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2018 La Perliere Morgon Beaujolais 750ml

2018 La Perliere Morgon Beaujolais

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Attractive poached strawberries and raspberries on offer here with a light fan of crisp, fine tannin that casts plenty of fresh-berry flavor into the juicy, upbeat finish. Drink now.

90 Points - James Suckling

Producer: To be added

Price: $22.99
Sale Price: $14.99

Available Vintages:

Varietal: Gamay
Gamay is one the lightest dark skinned varieties synonymous with the French region of Beaujolais in the Rhone department. A typical Beaujolais is light bodied and displays aromas of freshly picked red fruit with a bright acidity on the palate. Although the finest can age gracefully, most of what is produced is for early consumption. Carbonic maceration is a popular technique used which tends to overlay distinctive aromas of banana and gum. Outside of Beaujolais it is grown in the Savoie region and bordering country, Switzerland. Gamay is best enjoyed chilled or slightly below room temperature and makes a great accompaniment to cheese and charcuterie.

Country: France
A country viewed by many as the home of fine wine, it is almost unique in terms of how embedded food and wine is in the nations culture. Given the diverse geography, with so much of the country providing the climate and soil suitable for viticulture, it is no surprise that its produces such an extensive and varied selection of wines. It is the country from where the vast majority of the New World's most popular "international" grapes and stylistic influences originate. While there might seem to be an alarming disparity between the most sought after wines (were a case might set you back as much as a deposit on a small house) and the millions of gallons of vin de table filling up the European wine lake every year, there is so much great value to be found between the two extremes. Bordeaux, Burgundy, Champagne, and the Rhone may still dominate the market for fine wine, but regions including the Loire, Alsace, Languedoc & Roussillon and the South West are increasingly becoming excellent sources of good quality, affordable wines.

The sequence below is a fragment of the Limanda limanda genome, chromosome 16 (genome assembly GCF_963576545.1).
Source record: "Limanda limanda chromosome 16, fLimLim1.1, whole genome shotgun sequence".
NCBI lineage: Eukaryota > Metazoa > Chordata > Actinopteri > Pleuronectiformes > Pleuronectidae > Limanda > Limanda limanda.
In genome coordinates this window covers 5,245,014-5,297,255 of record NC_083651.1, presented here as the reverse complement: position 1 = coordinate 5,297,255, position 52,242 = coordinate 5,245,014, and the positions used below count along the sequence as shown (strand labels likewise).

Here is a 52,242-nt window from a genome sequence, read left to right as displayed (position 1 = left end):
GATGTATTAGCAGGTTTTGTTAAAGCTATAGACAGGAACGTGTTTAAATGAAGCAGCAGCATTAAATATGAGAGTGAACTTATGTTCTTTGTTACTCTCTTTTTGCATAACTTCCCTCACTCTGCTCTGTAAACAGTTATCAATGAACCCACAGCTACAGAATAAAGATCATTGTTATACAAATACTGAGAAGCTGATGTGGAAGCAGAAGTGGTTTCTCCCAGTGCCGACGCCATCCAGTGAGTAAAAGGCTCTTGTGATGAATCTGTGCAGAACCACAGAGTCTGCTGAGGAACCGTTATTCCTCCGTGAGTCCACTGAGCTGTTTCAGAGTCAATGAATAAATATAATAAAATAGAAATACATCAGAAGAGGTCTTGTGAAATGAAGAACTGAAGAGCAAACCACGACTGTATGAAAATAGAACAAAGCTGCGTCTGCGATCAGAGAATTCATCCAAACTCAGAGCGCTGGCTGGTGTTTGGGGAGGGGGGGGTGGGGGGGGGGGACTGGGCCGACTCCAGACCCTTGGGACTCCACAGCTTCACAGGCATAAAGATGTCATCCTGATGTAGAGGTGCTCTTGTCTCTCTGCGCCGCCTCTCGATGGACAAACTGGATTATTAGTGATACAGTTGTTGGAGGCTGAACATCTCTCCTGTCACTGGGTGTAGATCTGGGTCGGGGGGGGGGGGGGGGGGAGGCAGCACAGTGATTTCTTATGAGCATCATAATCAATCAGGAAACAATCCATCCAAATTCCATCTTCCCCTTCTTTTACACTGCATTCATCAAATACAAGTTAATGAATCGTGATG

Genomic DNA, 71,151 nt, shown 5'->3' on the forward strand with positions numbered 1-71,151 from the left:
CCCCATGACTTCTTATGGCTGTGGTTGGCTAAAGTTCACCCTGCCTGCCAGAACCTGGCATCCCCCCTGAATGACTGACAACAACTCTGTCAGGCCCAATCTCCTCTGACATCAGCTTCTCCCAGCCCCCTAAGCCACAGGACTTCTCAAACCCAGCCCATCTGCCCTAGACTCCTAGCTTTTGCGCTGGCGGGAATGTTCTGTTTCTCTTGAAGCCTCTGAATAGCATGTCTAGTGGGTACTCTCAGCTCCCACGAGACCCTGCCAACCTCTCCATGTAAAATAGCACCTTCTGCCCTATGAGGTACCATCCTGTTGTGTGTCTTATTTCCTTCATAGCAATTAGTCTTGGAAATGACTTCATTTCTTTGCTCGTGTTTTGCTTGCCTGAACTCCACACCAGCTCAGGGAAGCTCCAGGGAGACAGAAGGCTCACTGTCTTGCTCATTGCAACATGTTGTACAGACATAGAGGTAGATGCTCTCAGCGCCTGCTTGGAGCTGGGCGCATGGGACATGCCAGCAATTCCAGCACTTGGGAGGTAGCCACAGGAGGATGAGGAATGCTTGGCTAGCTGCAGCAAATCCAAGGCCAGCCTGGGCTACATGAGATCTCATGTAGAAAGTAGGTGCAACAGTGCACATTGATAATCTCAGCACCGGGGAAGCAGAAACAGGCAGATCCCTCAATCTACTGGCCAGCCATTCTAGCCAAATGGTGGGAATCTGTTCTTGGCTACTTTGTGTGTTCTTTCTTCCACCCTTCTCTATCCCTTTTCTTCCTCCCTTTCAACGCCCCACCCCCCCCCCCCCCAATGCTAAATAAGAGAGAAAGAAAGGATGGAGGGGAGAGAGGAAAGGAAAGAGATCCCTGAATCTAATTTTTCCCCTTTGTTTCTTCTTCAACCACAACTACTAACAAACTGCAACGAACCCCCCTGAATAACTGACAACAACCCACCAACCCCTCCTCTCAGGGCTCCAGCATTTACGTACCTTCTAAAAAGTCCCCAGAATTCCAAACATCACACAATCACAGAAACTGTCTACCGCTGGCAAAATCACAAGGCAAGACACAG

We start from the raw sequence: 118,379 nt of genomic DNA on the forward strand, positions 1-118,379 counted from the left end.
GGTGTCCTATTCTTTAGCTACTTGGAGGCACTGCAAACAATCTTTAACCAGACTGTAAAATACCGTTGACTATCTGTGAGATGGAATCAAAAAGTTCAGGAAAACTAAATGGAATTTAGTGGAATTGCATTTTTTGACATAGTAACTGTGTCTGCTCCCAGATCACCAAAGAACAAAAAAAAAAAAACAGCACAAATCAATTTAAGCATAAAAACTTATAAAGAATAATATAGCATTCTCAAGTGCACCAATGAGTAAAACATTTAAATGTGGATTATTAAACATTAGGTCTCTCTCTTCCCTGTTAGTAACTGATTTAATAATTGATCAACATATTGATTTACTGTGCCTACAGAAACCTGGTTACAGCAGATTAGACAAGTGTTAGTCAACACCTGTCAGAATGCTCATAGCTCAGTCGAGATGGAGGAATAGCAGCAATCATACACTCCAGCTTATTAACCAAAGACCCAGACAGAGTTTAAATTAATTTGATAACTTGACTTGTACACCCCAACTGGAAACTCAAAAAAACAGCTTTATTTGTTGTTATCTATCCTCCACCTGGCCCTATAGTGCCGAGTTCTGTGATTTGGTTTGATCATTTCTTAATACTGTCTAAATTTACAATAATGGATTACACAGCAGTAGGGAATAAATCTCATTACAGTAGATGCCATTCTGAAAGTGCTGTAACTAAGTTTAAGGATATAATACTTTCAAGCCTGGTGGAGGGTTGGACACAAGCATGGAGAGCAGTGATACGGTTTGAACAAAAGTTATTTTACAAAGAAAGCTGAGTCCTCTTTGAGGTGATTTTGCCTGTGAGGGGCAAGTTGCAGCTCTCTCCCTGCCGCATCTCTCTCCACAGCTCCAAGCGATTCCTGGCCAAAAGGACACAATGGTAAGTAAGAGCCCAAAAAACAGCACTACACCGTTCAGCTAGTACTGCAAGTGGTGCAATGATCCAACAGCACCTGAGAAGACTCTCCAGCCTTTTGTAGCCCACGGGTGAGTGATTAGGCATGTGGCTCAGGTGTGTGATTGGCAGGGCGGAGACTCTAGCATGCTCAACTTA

Region: Burgundy
Two hundred miles south east of Paris lies the famous and historic wine region, known in French as Bourgogne. The Cote d'Or, the heartland of the region, consists of two distinct sub-regions split on either side of the town of Beaune.The Côte de Nuits to the north, includes the famous villages of Vosne-Romanee, Gevrey-Chambertin, and Nuits-Saint-Georges and are known primarily for making red wine from Pinot Noir.Although The Côte de Beaune to the south still makes some magnificent reds (see Volnay and Pommard), white wine made from Chardonnay is the main focus. The most famous villages are Puligny-Montrachet and Meursault. Burgundy has three other important regions. The village of Chablis (exclusively Chardonnay) encompassing the region's most northerly vineyards. The Côte Chalonnaise and Mâconnais to south are quantitatively speaking more important. Agriculture is more diverse with a significant portion of the land devoted to livestock and arable farming.

Sub-Region: Beaujolais
Although considered part of Burgundy - situated just south of Maconnais – Beaujolais is quite different wine territory. The predominant grape variety is Gamay which thrives on the granite and schist soils, meanwhile a small amount of Chardonnay is grown at the top of the region where limestone is more prevalent. Although the region’s reputation is – rather unfairly – based off Beaujolais-Nouveau (the now highly publicized tradition of opening a few bottles of the latest vintage), the region’s highest quality wines comes from ten named villages. The largest in style and longest lived tend to be Moulin-a-Vent and Morgon, while Chenas and Fleurie are lighter and typically express more floral aromas. They can be appreciated year round but seem particularly appropriate in the summer and pair exceptionally well with cheese and charcuterie.

Type: Red
Red wine is wine made from dark-coloured grape varieties. The color of red differs based on the grapes variety or varieties used. Interestingly, black grapes yield a juice that is greenish-white. The actual red color comes from anthocyan pigments (also called anthocyanins) from the skin of the grape (exceptions are the relatively uncommon teinturier varieties, which produce a red colored juice). Most of the production centers around the extraction of color and flavor from the grape skin.